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China bans Alberta pork after virus infects pig herd: media report

China is halting imports of Alberta pork because of the presence of swine flu in a herd of pigs, according to the official Chinese news agency.

China is halting imports of Alberta pork because of the presence of swine flu in a herd of pigs, according to the official Chinese news agency.

The Xinhua news agency attributed the information to China's General Administration of Quality Supervision, Inspection and Quarantine and the Ministry of Agriculture.

Xinhua said the restriction is a response to news that the flu strain that has infected people in at least 19 countries was detected in a herd of Alberta pigs.

Canadian officials said Saturday that most of the pigs at the central Alberta farm in question have recovered, but the herd was quarantined as a precaution.

The Canadian Food Inspection Agency, or CFIA, has also stressed that eating pork does not pose a flu threat.

A spokesperson for Alberta's Agriculture Ministry was aware of reports of the ban but was unable to confirm whether they were true.

Industry group calls move 'knee-jerk reaction'

Jurgen Preugschas, an Alberta hog farmer and chair of industry group the Canadian Pork Council, said he received word Sunday from contacts in China confirming the ban.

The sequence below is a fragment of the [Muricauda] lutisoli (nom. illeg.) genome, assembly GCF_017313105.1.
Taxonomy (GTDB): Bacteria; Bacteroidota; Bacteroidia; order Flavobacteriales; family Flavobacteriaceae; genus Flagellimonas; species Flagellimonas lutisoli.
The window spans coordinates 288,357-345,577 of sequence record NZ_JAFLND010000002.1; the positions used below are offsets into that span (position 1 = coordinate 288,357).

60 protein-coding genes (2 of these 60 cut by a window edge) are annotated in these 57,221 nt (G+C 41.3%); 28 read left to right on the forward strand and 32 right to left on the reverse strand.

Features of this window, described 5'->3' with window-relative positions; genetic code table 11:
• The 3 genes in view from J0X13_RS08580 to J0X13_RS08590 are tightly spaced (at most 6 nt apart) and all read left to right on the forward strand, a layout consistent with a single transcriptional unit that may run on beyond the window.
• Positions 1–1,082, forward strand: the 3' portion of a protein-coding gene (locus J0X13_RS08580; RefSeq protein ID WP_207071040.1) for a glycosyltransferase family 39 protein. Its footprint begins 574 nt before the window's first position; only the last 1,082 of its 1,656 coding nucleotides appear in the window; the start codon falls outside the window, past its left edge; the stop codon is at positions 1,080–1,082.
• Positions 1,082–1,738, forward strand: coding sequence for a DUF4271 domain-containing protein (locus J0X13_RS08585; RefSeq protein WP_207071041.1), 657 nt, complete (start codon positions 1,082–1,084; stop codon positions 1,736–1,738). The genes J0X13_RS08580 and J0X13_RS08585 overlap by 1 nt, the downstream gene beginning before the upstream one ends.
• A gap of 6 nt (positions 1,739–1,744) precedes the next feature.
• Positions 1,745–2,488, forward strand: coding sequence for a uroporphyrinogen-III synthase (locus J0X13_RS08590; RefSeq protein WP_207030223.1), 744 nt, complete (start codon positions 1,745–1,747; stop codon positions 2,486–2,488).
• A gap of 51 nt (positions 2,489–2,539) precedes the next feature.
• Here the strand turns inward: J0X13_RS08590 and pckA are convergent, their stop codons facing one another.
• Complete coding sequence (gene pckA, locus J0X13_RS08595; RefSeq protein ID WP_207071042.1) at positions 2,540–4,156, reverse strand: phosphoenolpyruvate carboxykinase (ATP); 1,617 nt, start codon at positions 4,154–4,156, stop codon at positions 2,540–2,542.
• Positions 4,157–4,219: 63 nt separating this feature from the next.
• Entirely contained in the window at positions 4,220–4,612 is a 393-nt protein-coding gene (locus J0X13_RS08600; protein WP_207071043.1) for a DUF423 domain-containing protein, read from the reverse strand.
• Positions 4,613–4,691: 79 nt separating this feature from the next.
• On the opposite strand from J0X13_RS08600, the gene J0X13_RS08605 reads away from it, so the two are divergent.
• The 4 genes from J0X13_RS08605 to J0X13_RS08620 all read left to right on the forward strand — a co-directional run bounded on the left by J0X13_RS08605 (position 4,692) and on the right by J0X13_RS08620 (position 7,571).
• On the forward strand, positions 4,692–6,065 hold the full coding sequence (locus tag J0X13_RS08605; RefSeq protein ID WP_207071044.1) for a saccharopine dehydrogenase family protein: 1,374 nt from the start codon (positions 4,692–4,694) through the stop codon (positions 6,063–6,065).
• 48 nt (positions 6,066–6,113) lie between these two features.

While the pork council is "disappointed" by the decision, Preugschas said, he believes China was simply making a "very quick decision."

"Quite often countries have knee-jerk reactions to news out of another country," he said from his home in Mayerthorpe, Alta.

"It's easier to close the border and then talk about it and think about it and get all the details."

CFIA and Foreign Affairs could not be reached for comment.

Gerald Hauer, chief provincial veterinarian for Alberta Agriculture, said if the rumours he's heard about the border closing are true, "we would hope the science wins out over the emotion and the borders re-open soon."

"We've heard over and over again that pork products are safe to eat.... Eating pork products is not a risk factor for swine influenza. Properly prepared pork is perfectly safe to eat."

He also said some other countries have put restrictions in place on live swine and pork product imports, but noted "some of those countries are not significant to the pork industry."

He did not know how much trade was done between Alberta and China in terms of pork products and live swine.

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